There is a single female character in Of Mice and Men. She is not given a name, but referred to only as "Curley's wife".
This lack of a name is significant in the context of your question and for the context of the essay you are developing.
Curley's wife is, socially speaking, a marginal figure. She is a minority and has very little power in the world. Introduced as a "tart" and a trouble-maker, Curley's wife is presented in increasingly sympathetic ways as the novel progresses.
In the end, instead of being a trouble-maker, Curley's wife is a victim. Not only is she is victim of a murder, but she is also a victim of circumstance, having married to get away from home only to find herself trapped on the ranch where she has no friends, nothing to do, and is allowed only one relationship.
There are two other mentions of females in the novel: Lennie's aunt Clara and the madame of the local brothel.
An essay on this women in Of Mice and Men can focus on:
- The various ways Curley's wife is portrayed (tart, lonely outcast, thwarted dreamer/sympathetic lost soul)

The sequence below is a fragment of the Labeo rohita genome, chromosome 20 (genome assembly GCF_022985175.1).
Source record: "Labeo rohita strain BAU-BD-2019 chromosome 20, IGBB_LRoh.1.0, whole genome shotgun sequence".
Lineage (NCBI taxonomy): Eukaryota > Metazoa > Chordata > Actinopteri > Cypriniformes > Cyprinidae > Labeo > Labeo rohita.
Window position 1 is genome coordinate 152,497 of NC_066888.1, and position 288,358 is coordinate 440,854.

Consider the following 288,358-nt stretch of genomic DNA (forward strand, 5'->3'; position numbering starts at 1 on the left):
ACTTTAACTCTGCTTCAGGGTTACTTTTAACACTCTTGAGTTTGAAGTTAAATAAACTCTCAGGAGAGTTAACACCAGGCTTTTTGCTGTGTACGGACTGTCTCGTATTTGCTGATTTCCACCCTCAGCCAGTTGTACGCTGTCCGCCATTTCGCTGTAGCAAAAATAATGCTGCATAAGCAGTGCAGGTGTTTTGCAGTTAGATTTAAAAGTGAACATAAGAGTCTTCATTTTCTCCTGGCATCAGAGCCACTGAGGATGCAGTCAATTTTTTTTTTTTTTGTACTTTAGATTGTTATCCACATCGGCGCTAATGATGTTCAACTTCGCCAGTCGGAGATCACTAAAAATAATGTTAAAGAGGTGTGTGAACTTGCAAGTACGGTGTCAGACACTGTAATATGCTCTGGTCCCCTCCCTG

- Her stereotypical dream/unrealistic dream of being a movie star.
- How Curley's wife compares to the other female characters mentioned in the story.
- Are the female characters equally participant in stereotypes compared to the male characters?
steinbeck uses colours and charcter dialog to show atitudes towards women, most women in weed dressed up in red so the males thought they were trouble, he uses short and decerative sentences to show harshness to women and rhetorical questions to show that the women cant defend them selves. steinbeck ultimately i think tries to show some of the reality of the life of a genuin women in 1930's